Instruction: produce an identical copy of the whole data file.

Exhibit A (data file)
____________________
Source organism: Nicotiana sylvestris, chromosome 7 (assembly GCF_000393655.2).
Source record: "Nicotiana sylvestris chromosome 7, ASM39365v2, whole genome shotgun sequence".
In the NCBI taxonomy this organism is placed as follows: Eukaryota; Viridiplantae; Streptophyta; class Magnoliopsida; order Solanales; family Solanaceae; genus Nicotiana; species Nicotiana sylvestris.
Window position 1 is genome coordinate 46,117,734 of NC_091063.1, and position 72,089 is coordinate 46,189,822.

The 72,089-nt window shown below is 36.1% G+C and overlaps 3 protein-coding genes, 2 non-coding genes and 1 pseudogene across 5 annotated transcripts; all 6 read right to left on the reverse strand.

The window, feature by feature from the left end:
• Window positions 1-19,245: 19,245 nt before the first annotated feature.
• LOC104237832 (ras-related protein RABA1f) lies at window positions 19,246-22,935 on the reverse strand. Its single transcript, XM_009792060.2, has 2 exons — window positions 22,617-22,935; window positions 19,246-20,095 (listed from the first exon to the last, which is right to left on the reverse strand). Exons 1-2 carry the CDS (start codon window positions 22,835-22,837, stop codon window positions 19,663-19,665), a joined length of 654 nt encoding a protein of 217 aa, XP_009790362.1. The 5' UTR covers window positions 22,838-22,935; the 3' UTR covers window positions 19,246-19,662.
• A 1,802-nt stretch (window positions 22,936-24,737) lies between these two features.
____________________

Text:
Source organism: Nicotiana sylvestris, chromosome 7 (assembly GCF_000393655.2).
Source record: "Nicotiana sylvestris chromosome 7, ASM39365v2, whole genome shotgun sequence".
In the NCBI taxonomy this organism is placed as follows: Eukaryota; Viridiplantae; Streptophyta; class Magnoliopsida; order Solanales; family Solanaceae; genus Nicotiana; species Nicotiana sylvestris.
Window position 1 is genome coordinate 46,117,734 of NC_091063.1, and position 72,089 is coordinate 46,189,822.

The 72,089-nt window shown below is 36.1% G+C and overlaps 3 protein-coding genes, 2 non-coding genes and 1 pseudogene across 5 annotated transcripts; all 6 read right to left on the reverse strand.

The window, feature by feature from the left end:
• Window positions 1-19,245: 19,245 nt before the first annotated feature.
• LOC104237832 (ras-related protein RABA1f) lies at window positions 19,246-22,935 on the reverse strand. Its single transcript, XM_009792060.2, has 2 exons — window positions 22,617-22,935; window positions 19,246-20,095 (listed from the first exon to the last, which is right to left on the reverse strand). Exons 1-2 carry the CDS (start codon window positions 22,835-22,837, stop codon window positions 19,663-19,665), a joined length of 654 nt encoding a protein of 217 aa, XP_009790362.1. The 5' UTR covers window positions 22,838-22,935; the 3' UTR covers window positions 19,246-19,662.
• A 1,802-nt stretch (window positions 22,936-24,737) lies between these two features.